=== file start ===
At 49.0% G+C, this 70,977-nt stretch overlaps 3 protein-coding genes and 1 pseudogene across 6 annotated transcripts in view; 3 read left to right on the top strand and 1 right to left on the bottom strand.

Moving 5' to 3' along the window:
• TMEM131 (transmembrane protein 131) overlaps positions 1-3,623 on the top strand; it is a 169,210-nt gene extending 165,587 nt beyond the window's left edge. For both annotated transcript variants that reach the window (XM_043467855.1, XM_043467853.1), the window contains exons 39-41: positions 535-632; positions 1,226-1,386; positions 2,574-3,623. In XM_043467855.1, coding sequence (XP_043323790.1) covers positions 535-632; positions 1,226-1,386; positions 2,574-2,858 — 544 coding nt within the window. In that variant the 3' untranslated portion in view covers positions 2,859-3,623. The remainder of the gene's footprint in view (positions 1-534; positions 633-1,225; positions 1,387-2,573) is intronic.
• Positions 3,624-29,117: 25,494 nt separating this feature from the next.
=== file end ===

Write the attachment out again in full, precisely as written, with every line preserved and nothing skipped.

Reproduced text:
At 49.0% G+C, this 70,977-nt stretch overlaps 3 protein-coding genes and 1 pseudogene across 6 annotated transcripts in view; 3 read left to right on the top strand and 1 right to left on the bottom strand.

Moving 5' to 3' along the window:
• TMEM131 (transmembrane protein 131) overlaps positions 1-3,623 on the top strand; it is a 169,210-nt gene extending 165,587 nt beyond the window's left edge. For both annotated transcript variants that reach the window (XM_043467855.1, XM_043467853.1), the window contains exons 39-41: positions 535-632; positions 1,226-1,386; positions 2,574-3,623. In XM_043467855.1, coding sequence (XP_043323790.1) covers positions 535-632; positions 1,226-1,386; positions 2,574-2,858 — 544 coding nt within the window. In that variant the 3' untranslated portion in view covers positions 2,859-3,623. The remainder of the gene's footprint in view (positions 1-534; positions 633-1,225; positions 1,387-2,573) is intronic.
• Positions 3,624-29,117: 25,494 nt separating this feature from the next.